Bringing Human Rights Home: The Application of the European
Convention in Russian Courts
Dr. Anton Burkov Reagan-Fascell Democracy Fellow
With comments by
Dr. William Pomeranz
Deputy Director, Kennan Institute
Woodrow Wilson International Center for Scholars
Thursday, February 3, 2011
Problems with rule in law and the persistence of “legal nihilism” have long plagued access to justice and human rights protection in Russia. However, there are indications that limited progress is being made within the Russian Federation’s vast legal system. These include ratification of the European Convention for the Protection of Human Rights and Fundamental Freedoms and participation in the European Court of Human Rights. Though Russian courts still do not consistently and competently apply the Convention in their judgments, the European Convention and its domestic application is a powerful force for rule of law in Russia. Russian lawyers, particularly staff attorneys at NGOs, have successfully used the Convention when advocating for their clients. The application of the Convention has resulted in piecemeal legal reforms regarding pre-trial detention facilities, extrajudicial review of judgments, length of proceedings, and non-execution of judgments. Yet, in order to harness the power of attorneys at the forefront of applying the Convention in Russian courts, more is needed in terms of education for legal professionals and law students alike, including required courses on the Convention in Russian law schools and a master’s degree program in international human rights protection.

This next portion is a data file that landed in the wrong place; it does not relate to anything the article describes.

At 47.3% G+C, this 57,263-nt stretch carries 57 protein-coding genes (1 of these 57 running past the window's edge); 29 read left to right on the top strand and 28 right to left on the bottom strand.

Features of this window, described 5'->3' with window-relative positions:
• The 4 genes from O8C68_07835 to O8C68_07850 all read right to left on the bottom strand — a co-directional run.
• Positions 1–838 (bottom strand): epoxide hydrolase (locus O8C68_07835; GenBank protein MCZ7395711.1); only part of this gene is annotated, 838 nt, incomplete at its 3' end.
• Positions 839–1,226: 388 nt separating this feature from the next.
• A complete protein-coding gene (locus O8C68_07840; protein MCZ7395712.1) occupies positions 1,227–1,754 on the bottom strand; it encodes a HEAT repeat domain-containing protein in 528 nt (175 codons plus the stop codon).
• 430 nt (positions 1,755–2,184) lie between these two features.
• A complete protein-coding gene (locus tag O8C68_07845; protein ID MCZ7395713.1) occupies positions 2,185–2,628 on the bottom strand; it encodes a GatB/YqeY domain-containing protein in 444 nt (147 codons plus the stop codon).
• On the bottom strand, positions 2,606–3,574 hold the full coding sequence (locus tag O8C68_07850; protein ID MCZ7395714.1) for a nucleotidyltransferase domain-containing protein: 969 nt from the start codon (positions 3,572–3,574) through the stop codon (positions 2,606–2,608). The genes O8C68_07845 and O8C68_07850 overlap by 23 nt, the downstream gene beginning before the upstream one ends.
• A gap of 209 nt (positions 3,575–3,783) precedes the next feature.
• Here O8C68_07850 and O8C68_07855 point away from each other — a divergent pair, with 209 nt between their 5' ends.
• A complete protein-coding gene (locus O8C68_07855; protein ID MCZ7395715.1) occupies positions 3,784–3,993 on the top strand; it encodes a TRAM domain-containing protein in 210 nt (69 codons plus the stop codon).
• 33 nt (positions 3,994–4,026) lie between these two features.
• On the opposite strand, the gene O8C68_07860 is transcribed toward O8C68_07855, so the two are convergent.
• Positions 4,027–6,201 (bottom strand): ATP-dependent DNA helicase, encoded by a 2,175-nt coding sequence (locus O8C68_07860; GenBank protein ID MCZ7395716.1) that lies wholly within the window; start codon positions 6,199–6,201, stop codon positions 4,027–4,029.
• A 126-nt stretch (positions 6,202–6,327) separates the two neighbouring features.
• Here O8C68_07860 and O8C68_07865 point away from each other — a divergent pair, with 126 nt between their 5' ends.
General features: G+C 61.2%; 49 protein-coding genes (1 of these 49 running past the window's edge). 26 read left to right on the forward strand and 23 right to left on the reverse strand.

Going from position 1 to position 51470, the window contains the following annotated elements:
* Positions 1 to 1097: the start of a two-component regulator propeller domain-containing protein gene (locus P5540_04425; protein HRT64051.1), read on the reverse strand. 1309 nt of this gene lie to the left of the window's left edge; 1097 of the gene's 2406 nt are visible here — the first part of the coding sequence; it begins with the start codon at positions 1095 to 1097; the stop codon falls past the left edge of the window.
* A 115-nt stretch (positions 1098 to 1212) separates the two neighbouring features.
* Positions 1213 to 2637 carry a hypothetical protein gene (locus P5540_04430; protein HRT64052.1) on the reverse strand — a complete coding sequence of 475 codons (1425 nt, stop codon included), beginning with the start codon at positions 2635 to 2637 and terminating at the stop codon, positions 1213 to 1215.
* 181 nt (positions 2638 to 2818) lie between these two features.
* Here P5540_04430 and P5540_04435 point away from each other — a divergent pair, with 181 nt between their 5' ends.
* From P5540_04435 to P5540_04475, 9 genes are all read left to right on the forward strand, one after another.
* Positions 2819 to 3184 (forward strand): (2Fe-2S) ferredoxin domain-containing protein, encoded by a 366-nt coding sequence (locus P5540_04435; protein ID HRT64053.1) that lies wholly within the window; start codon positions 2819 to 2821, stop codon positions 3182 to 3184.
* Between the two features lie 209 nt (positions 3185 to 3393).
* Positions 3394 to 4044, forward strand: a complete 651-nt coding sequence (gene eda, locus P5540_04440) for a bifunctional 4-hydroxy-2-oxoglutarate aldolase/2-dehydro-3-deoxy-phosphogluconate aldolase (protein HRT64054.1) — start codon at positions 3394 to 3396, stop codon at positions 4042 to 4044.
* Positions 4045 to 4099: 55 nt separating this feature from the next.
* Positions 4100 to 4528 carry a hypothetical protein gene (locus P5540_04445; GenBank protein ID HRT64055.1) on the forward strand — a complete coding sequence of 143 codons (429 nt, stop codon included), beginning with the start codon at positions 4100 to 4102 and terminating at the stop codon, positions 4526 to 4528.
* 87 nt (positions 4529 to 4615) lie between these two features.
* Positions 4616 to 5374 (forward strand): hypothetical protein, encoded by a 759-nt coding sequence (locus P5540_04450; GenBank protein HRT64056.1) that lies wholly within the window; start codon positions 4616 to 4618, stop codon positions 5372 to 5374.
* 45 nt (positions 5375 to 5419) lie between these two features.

Bringing Human Rights Home: The Application of the European Convention in Russian Courts from National Endowment for Democracy on Vimeo.
Dr. Anton Burkov is a lawyer based in Yekaterinburg, Russia. An advocate of human rights, he has litigated cases in Russian courts, including the Supreme and Constitutional courts, and currently serves as a legal representative in a number of cases before the European Court of Human Rights. In 2001, he received the highest legal prize in Russia, the FEMIDA Award, “for contributions toward the creation of a democratic society and the development of state legal institutions.” An expert on the Russian legal system, he has authored numerous publications, including Convention for the Protection of Human Rights in Russian Courts (2010). He is a graduate of the University of Essex, where he was a Chevening Scholar, and the University of Cambridge, where he was a TNK-BP Kapitza Scholar. During his fellowship, Dr. Burkov is investigating the principles that the European Convention can contribute to Russian legislation and legal practice.
Dr. William E. Pomeranz is the deputy director of the Kennan Institute at the Woodrow Wilson International Center for Scholars.